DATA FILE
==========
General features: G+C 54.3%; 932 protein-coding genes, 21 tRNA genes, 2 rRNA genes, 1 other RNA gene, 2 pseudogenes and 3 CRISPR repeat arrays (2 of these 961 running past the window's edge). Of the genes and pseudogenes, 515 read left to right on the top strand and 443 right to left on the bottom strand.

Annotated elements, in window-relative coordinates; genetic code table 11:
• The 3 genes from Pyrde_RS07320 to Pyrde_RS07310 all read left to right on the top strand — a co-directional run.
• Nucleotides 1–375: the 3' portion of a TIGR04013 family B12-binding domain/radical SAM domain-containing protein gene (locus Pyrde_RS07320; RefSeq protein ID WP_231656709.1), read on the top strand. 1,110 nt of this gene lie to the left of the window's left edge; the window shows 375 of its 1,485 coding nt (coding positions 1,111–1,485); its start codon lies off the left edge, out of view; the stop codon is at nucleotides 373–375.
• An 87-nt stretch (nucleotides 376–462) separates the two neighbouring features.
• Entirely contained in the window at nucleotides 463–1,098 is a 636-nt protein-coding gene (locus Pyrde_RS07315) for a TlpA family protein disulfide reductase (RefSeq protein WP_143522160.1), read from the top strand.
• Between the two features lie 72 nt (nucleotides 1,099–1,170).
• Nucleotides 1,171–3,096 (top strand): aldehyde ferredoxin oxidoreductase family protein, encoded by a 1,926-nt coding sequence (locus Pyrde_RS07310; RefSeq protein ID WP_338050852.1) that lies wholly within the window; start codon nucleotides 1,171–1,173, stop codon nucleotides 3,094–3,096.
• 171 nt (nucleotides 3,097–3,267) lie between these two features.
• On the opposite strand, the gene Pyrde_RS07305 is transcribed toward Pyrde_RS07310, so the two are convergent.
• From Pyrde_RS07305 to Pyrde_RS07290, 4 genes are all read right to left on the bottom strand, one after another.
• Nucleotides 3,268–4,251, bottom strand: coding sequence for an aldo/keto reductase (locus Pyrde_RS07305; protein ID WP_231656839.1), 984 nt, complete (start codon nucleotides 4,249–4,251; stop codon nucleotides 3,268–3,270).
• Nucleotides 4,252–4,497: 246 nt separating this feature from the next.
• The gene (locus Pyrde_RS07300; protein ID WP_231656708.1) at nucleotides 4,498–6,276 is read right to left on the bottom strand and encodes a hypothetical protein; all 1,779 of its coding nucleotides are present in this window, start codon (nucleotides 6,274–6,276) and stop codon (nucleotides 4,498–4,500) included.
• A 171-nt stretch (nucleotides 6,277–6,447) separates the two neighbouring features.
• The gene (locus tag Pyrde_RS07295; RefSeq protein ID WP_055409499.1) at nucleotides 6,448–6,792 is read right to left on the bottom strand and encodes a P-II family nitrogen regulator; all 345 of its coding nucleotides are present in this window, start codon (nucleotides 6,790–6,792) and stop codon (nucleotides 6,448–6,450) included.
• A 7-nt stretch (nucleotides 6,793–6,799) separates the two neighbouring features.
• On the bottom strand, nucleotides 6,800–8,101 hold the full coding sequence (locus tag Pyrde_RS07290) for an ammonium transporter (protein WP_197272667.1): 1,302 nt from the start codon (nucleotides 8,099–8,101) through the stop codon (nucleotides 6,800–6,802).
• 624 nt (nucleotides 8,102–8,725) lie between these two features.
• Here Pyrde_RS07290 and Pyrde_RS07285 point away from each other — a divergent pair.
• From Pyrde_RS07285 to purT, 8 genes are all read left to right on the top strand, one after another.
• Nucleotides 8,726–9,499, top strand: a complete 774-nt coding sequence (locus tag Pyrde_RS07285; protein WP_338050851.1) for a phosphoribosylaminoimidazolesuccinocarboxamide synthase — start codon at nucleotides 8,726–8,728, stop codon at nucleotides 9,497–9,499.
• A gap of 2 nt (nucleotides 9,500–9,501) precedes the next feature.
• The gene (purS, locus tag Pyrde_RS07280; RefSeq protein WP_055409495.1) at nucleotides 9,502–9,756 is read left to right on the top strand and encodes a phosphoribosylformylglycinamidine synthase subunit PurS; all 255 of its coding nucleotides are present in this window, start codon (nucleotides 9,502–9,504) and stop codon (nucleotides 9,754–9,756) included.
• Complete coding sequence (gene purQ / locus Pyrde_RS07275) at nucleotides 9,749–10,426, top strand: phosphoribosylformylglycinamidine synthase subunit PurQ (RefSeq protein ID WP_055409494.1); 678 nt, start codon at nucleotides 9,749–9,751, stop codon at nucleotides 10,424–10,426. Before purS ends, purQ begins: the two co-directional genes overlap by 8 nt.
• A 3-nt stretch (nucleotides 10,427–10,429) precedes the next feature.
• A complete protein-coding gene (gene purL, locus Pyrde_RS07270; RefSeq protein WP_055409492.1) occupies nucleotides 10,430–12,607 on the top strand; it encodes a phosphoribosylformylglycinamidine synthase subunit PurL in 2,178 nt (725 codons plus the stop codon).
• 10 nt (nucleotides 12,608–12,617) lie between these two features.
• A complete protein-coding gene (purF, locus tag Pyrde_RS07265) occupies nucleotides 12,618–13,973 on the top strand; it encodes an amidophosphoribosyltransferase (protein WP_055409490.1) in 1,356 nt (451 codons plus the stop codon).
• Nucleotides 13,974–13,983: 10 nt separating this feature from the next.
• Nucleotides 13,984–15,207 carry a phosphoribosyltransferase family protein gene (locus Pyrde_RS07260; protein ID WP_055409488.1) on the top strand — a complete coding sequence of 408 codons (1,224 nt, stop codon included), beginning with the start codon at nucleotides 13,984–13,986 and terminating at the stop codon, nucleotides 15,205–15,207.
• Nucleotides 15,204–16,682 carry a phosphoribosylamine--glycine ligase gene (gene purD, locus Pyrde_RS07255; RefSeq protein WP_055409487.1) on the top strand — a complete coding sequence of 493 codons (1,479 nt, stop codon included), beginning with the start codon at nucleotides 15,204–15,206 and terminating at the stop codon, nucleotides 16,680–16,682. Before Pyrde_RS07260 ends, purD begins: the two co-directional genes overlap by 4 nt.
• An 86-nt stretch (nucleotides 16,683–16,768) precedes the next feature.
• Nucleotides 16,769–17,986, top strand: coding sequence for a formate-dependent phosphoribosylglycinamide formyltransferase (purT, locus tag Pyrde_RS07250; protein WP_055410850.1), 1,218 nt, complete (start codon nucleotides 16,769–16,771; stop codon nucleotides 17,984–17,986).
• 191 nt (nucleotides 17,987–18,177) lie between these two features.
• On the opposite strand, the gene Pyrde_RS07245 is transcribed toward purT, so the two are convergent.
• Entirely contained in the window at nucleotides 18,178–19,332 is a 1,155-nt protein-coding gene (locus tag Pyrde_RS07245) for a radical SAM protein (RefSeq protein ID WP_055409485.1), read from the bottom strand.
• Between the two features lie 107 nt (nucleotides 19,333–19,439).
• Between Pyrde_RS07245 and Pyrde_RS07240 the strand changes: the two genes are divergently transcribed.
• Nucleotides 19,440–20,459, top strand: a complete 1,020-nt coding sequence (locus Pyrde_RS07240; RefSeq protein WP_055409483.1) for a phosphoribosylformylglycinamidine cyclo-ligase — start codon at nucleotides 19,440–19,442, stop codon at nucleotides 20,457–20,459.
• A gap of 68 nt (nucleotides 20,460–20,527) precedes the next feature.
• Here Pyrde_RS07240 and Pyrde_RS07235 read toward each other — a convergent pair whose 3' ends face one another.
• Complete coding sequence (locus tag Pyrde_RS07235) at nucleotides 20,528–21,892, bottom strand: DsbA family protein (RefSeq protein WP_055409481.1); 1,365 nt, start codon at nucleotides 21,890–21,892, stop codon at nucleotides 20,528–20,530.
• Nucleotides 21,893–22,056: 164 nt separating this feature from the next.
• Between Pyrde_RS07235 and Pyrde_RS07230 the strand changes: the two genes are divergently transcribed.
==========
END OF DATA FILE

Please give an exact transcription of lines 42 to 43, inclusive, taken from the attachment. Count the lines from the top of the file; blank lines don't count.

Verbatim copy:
• Here Pyrde_RS07240 and Pyrde_RS07235 read toward each other — a convergent pair whose 3' ends face one another.
• Complete coding sequence (locus tag Pyrde_RS07235) at nucleotides 20,528–21,892, bottom strand: DsbA family protein (RefSeq protein WP_055409481.1); 1,365 nt, start codon at nucleotides 21,890–21,892, stop codon at nucleotides 20,528–20,530.